Why Grade Inflation Is Rampant at American Colleges and Universities
“A Quest to Explain What Grades Really Mean,” an article in The New York Times on December 25, raises some pretty thorny issues about grade inflation. (In case you don’t know, grade inflation is the practice of raising students’ grades so that everybody does pretty well in a class.)
Tamar Lewin, the article’s author, asks “If everybody in the class gets an A, what does an A mean?”
That’s a very good question. Yet colleges and universities don’t seem to know the answer, because they continue to inflate grades. Sure, they are dealing with the thorny problem of equalizing the grades that are given in all college courses. But doesn’t grade inflation really mean that colleges either lack standards or have limited control over the educational processes that students are paying for?
Let’s take a closer look. Sometimes the motivation for grade inflation is good, sometimes less so:
- If two instructors teach different sections of the same course and one of the instructors grades more harshly, the college may want to bring the grades in both sections into agreement.
- If a college or university realizes that it grades more harshly than other institutions, it may urge grade inflation across the board so that its graduates have an equal opportunity to get into graduate school.
- Or then there’s the case of Princeton University, which is heading in the opposite direction by requiring that no more than 35 percent of all grades issued to undergraduates can be A’s. There’s a good motivation behind this policy, but if you were a brilliant student, how would you like to be told that you were getting too many A’s?
In her article in the Times, reporter Lewin quotes Prof. Andrew Perrin, a sociologist on the faculty of the University of North Carolina at Chapel Hill. “An A should mean outstanding work; it should not be the default grade,” Perrin says. “If everyone gets an A for adequate completion of tasks, it cripples our ability to recognize exemplary scholarship.”
And Perrin isn’t just pointing out the problem. He is also trying to do something about it, by urging UNC to add additional information to student transcripts. Those records could now include data on the median grades that all students earned in a particular class and data about how the professor’s grades compare to those given by other faculty members. Incidentally, student transcripts from Dartmouth and Columbia already report some of this extra information, like the percentage of students in a course who earned A’s. The extra statistics are intended to help readers understand whether grade inflation is taking place.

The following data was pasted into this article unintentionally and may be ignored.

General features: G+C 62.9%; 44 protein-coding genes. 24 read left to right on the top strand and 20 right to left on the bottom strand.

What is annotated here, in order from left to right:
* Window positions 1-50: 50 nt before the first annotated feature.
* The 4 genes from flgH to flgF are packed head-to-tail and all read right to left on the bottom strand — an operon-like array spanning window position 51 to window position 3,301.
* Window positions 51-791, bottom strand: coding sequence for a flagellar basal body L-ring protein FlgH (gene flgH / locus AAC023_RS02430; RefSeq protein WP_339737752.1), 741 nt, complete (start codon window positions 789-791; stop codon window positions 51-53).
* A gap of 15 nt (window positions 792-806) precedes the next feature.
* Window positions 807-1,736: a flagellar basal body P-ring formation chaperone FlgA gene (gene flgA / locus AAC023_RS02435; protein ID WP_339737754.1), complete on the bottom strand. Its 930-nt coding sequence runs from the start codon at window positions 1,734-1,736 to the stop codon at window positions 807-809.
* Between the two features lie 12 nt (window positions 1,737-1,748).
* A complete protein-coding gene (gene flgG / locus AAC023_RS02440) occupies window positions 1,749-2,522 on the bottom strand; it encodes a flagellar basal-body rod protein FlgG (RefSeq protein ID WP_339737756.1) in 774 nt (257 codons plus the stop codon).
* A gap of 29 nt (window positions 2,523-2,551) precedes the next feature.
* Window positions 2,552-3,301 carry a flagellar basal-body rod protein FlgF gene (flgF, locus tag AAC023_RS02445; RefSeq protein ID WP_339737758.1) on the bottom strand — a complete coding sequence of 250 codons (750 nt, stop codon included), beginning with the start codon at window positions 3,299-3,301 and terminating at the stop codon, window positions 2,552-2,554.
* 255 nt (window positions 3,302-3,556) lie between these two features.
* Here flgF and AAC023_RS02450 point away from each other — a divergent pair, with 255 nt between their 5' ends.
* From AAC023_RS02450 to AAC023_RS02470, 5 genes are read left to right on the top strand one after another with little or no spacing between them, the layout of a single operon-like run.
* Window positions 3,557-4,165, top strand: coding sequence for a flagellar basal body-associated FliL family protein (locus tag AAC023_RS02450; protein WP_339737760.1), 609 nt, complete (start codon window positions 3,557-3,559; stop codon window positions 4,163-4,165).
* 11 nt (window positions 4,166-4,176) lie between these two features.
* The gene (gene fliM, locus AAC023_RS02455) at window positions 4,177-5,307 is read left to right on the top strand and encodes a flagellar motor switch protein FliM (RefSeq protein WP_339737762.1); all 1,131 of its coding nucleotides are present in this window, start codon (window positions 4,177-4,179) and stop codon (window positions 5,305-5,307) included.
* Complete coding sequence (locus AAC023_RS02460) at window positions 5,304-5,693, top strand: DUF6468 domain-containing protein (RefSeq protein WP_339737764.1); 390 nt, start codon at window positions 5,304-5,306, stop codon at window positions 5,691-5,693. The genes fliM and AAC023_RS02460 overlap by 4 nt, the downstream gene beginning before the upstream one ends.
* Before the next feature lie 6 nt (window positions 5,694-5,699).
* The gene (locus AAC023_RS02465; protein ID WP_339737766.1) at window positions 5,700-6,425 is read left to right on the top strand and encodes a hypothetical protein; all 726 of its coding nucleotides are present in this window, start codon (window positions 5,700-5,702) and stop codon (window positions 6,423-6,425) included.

What’s the Solution?
Along with the problems noted above, uneven grading causes students to behave strangely at many colleges and universities. When a professor is known to be an easy grader, students stampede into his or her college courses. And then there’s the fact that some students know how to play the system and get higher grades by “sucking up” to professors.
There is no quick fix for a problem as complicated as this. After all, grade inflation didn’t just burst onto the scene last year. It has grown gradually over a period of decades, and infected hundreds of colleges. Yet there are some things we can conclude about the practice:
- Grade inflation is rampant and should really call into question just what colleges are delivering for all that they are paid.
- There are other formats, like StraighterLine, where students can’t just grade-grub to improve their grades.
- Further, by using a self-paced format, StraighterLine students have time to do whatever work they need to get the grade they want.
Here’s another solution too, proposed by StraighterLine’s founder Burck Smith. “The solution is clear, even if radical,” Smith says. “Separate the delivery of instruction from the grading of students – at least in college courses where it’s possible. For instance, exams can be standardized across states or the country. Or professors who are teaching the same classes at other institutions could grade each other’s student papers. This would remove the conflict of interest and perverse incentives from the process - and, maybe, give colleges some legitimacy again.”